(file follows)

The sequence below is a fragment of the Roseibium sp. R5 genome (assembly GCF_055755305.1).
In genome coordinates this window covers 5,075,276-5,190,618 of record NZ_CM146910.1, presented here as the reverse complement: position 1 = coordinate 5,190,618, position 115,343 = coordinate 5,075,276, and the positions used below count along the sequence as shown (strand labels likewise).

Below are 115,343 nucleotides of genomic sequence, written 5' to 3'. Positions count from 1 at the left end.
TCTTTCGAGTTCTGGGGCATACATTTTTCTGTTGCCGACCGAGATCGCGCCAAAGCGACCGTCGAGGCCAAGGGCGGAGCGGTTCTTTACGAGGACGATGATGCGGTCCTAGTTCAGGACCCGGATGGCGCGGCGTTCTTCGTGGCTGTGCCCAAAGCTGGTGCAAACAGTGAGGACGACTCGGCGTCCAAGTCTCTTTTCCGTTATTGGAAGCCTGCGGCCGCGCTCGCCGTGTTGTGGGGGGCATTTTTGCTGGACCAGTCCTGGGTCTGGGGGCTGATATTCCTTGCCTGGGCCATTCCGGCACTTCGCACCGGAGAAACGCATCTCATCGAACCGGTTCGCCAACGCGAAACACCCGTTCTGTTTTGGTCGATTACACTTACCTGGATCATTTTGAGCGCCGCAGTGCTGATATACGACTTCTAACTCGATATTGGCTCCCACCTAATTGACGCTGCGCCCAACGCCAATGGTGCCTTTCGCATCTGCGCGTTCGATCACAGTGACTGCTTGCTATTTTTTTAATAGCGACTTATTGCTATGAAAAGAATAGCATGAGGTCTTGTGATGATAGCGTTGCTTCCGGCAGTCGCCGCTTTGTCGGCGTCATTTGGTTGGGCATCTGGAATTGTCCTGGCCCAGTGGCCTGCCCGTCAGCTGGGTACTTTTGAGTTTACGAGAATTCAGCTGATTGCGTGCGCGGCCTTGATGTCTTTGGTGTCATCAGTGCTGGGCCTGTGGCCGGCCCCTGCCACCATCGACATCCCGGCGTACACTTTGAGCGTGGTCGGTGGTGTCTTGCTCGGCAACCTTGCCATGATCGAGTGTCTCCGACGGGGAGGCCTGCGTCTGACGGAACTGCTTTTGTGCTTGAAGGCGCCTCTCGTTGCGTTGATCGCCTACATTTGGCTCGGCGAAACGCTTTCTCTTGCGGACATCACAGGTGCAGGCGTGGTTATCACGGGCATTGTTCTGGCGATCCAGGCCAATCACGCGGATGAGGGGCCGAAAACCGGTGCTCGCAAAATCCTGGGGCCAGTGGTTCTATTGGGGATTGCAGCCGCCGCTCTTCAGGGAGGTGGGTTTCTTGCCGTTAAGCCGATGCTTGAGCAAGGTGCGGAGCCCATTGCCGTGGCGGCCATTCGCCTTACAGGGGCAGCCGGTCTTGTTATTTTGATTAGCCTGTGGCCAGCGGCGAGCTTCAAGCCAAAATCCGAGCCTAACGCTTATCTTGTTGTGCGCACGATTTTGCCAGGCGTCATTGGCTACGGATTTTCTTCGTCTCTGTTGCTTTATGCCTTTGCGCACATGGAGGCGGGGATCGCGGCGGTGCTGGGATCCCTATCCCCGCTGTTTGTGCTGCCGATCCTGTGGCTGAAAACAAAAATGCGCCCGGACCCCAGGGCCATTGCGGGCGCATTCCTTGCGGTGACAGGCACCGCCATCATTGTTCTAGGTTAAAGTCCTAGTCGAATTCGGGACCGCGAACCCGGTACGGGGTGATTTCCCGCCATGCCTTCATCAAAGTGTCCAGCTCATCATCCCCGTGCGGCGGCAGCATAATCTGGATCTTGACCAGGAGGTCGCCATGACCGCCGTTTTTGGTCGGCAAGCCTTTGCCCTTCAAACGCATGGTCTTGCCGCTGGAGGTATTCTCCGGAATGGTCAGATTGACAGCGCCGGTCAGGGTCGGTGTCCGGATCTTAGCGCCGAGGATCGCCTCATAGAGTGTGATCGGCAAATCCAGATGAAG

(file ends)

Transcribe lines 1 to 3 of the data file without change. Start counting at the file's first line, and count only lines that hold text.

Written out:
The sequence below is a fragment of the Roseibium sp. R5 genome (assembly GCF_055755305.1).
In genome coordinates this window covers 5,075,276-5,190,618 of record NZ_CM146910.1, presented here as the reverse complement: position 1 = coordinate 5,190,618, position 115,343 = coordinate 5,075,276, and the positions used below count along the sequence as shown (strand labels likewise).

Below are 115,343 nucleotides of genomic sequence, written 5' to 3'. Positions count from 1 at the left end.